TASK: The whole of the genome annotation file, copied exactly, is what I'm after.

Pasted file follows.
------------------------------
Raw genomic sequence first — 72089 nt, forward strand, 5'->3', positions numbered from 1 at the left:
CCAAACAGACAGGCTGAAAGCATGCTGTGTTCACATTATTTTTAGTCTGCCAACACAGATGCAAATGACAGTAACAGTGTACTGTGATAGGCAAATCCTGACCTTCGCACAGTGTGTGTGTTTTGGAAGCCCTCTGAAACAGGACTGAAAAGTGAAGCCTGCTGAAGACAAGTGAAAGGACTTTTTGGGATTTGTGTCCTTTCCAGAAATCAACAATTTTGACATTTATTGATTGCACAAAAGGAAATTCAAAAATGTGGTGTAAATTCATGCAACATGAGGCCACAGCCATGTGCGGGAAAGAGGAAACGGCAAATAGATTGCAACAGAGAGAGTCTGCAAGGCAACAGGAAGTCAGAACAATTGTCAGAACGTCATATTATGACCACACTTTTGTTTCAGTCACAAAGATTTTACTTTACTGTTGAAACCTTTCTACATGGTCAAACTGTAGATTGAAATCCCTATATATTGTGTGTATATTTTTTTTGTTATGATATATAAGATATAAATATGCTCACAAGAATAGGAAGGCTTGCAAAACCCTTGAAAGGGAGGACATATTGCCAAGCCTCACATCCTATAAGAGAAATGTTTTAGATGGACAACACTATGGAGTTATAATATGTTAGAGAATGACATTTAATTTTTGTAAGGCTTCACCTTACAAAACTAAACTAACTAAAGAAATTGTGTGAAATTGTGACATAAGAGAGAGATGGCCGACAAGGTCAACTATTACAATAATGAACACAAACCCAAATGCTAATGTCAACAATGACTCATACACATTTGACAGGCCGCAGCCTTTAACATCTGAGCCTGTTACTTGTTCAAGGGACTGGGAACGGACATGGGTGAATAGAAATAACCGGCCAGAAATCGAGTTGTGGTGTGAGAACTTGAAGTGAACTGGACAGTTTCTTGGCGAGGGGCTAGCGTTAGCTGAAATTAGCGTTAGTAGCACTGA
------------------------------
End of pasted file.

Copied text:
Raw genomic sequence first — 72089 nt, forward strand, 5'->3', positions numbered from 1 at the left:
CCAAACAGACAGGCTGAAAGCATGCTGTGTTCACATTATTTTTAGTCTGCCAACACAGATGCAAATGACAGTAACAGTGTACTGTGATAGGCAAATCCTGACCTTCGCACAGTGTGTGTGTTTTGGAAGCCCTCTGAAACAGGACTGAAAAGTGAAGCCTGCTGAAGACAAGTGAAAGGACTTTTTGGGATTTGTGTCCTTTCCAGAAATCAACAATTTTGACATTTATTGATTGCACAAAAGGAAATTCAAAAATGTGGTGTAAATTCATGCAACATGAGGCCACAGCCATGTGCGGGAAAGAGGAAACGGCAAATAGATTGCAACAGAGAGAGTCTGCAAGGCAACAGGAAGTCAGAACAATTGTCAGAACGTCATATTATGACCACACTTTTGTTTCAGTCACAAAGATTTTACTTTACTGTTGAAACCTTTCTACATGGTCAAACTGTAGATTGAAATCCCTATATATTGTGTGTATATTTTTTTTGTTATGATATATAAGATATAAATATGCTCACAAGAATAGGAAGGCTTGCAAAACCCTTGAAAGGGAGGACATATTGCCAAGCCTCACATCCTATAAGAGAAATGTTTTAGATGGACAACACTATGGAGTTATAATATGTTAGAGAATGACATTTAATTTTTGTAAGGCTTCACCTTACAAAACTAAACTAACTAAAGAAATTGTGTGAAATTGTGACATAAGAGAGAGATGGCCGACAAGGTCAACTATTACAATAATGAACACAAACCCAAATGCTAATGTCAACAATGACTCATACACATTTGACAGGCCGCAGCCTTTAACATCTGAGCCTGTTACTTGTTCAAGGGACTGGGAACGGACATGGGTGAATAGAAATAACCGGCCAGAAATCGAGTTGTGGTGTGAGAACTTGAAGTGAACTGGACAGTTTCTTGGCGAGGGGCTAGCGTTAGCTGAAATTAGCGTTAGTAGCACTGA